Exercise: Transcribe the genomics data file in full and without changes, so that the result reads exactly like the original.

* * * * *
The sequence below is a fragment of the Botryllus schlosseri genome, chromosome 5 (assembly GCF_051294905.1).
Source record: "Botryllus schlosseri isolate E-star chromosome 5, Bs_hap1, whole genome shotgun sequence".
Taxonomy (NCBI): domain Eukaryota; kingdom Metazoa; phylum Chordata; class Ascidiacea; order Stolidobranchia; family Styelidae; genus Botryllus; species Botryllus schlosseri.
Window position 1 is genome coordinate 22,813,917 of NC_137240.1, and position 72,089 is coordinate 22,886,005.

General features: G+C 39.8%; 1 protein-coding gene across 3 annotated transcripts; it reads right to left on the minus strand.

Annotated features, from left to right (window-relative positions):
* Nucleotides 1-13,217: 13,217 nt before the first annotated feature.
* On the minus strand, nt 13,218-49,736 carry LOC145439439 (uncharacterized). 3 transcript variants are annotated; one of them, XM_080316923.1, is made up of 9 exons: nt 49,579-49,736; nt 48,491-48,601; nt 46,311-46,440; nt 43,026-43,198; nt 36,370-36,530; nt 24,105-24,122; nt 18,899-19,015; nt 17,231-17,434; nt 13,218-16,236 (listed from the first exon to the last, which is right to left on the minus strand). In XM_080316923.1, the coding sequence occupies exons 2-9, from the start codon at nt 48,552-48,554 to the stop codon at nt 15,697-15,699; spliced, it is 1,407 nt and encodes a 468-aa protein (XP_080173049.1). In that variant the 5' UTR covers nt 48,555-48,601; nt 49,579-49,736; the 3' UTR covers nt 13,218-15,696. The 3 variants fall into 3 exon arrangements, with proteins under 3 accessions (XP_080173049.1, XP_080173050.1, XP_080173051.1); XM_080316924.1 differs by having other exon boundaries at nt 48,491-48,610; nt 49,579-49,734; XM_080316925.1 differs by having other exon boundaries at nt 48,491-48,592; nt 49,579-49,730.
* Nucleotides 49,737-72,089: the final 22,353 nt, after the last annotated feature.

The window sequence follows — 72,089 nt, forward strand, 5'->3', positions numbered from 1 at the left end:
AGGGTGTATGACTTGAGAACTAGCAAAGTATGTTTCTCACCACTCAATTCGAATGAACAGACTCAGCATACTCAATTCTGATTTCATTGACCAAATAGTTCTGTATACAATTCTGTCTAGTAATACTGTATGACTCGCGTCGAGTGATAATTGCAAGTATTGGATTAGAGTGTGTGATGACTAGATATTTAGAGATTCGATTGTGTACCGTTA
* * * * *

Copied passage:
The sequence below is a fragment of the Botryllus schlosseri genome, chromosome 5 (assembly GCF_051294905.1).
Source record: "Botryllus schlosseri isolate E-star chromosome 5, Bs_hap1, whole genome shotgun sequence".
Taxonomy (NCBI): domain Eukaryota; kingdom Metazoa; phylum Chordata; class Ascidiacea; order Stolidobranchia; family Styelidae; genus Botryllus; species Botryllus schlosseri.
Window position 1 is genome coordinate 22,813,917 of NC_137240.1, and position 72,089 is coordinate 22,886,005.

General features: G+C 39.8%; 1 protein-coding gene across 3 annotated transcripts; it reads right to left on the minus strand.

Annotated features, from left to right (window-relative positions):
* Nucleotides 1-13,217: 13,217 nt before the first annotated feature.
* On the minus strand, nt 13,218-49,736 carry LOC145439439 (uncharacterized). 3 transcript variants are annotated; one of them, XM_080316923.1, is made up of 9 exons: nt 49,579-49,736; nt 48,491-48,601; nt 46,311-46,440; nt 43,026-43,198; nt 36,370-36,530; nt 24,105-24,122; nt 18,899-19,015; nt 17,231-17,434; nt 13,218-16,236 (listed from the first exon to the last, which is right to left on the minus strand). In XM_080316923.1, the coding sequence occupies exons 2-9, from the start codon at nt 48,552-48,554 to the stop codon at nt 15,697-15,699; spliced, it is 1,407 nt and encodes a 468-aa protein (XP_080173049.1). In that variant the 5' UTR covers nt 48,555-48,601; nt 49,579-49,736; the 3' UTR covers nt 13,218-15,696. The 3 variants fall into 3 exon arrangements, with proteins under 3 accessions (XP_080173049.1, XP_080173050.1, XP_080173051.1); XM_080316924.1 differs by having other exon boundaries at nt 48,491-48,610; nt 49,579-49,734; XM_080316925.1 differs by having other exon boundaries at nt 48,491-48,592; nt 49,579-49,730.
* Nucleotides 49,737-72,089: the final 22,353 nt, after the last annotated feature.

The window sequence follows — 72,089 nt, forward strand, 5'->3', positions numbered from 1 at the left end:
AGGGTGTATGACTTGAGAACTAGCAAAGTATGTTTCTCACCACTCAATTCGAATGAACAGACTCAGCATACTCAATTCTGATTTCATTGACCAAATAGTTCTGTATACAATTCTGTCTAGTAATACTGTATGACTCGCGTCGAGTGATAATTGCAAGTATTGGATTAGAGTGTGTGATGACTAGATATTTAGAGATTCGATTGTGTACCGTTA